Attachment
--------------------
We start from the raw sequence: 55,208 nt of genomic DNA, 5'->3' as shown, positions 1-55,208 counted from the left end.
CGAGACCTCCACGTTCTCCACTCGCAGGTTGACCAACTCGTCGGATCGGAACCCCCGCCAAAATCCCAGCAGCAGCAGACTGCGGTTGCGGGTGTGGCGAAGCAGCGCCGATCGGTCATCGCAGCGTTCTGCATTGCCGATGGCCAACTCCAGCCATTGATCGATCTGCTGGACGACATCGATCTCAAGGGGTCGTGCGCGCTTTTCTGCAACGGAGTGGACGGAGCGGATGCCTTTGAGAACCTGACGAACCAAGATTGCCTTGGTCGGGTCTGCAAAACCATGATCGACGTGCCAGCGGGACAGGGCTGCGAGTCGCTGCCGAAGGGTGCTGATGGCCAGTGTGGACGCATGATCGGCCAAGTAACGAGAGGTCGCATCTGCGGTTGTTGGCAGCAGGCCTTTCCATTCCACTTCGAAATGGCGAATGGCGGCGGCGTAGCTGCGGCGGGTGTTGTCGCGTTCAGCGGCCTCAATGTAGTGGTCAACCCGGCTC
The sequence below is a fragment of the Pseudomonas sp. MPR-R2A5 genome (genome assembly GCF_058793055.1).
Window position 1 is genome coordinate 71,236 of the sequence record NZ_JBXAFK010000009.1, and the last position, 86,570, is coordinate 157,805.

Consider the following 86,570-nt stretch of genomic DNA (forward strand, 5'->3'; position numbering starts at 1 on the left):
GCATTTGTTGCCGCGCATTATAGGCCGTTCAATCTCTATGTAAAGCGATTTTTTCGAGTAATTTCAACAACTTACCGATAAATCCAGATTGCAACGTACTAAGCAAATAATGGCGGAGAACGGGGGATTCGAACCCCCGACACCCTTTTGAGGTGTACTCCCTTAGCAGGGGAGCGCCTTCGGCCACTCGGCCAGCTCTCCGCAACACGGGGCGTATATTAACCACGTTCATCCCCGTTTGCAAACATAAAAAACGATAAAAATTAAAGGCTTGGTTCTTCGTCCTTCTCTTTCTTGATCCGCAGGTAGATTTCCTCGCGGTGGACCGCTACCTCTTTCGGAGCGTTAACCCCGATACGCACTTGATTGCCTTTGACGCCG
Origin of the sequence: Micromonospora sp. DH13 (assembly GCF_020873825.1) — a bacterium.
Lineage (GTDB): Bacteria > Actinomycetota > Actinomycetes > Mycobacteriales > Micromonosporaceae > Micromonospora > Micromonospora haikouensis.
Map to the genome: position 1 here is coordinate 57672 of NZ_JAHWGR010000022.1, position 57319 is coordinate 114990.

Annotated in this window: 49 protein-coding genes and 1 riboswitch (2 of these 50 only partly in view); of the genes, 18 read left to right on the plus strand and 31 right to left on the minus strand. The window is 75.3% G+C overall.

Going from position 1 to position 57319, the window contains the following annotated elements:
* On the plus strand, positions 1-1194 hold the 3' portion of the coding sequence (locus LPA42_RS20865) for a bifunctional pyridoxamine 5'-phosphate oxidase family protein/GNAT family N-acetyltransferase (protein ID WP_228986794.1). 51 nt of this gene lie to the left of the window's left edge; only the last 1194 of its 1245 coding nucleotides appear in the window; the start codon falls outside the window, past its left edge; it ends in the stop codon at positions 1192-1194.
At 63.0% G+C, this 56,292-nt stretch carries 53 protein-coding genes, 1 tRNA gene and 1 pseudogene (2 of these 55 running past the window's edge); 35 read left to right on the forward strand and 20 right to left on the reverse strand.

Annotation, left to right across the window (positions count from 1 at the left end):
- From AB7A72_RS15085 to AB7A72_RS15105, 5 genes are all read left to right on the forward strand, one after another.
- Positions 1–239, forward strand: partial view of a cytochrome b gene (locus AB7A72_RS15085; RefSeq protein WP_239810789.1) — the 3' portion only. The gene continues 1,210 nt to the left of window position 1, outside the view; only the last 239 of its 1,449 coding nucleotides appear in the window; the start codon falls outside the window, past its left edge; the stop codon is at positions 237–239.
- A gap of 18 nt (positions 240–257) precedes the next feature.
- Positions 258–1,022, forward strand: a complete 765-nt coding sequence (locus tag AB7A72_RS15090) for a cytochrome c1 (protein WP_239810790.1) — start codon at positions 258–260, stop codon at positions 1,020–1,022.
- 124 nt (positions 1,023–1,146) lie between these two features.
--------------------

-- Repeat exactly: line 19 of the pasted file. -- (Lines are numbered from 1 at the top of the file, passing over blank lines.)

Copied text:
- 124 nt (positions 1,023–1,146) lie between these two features.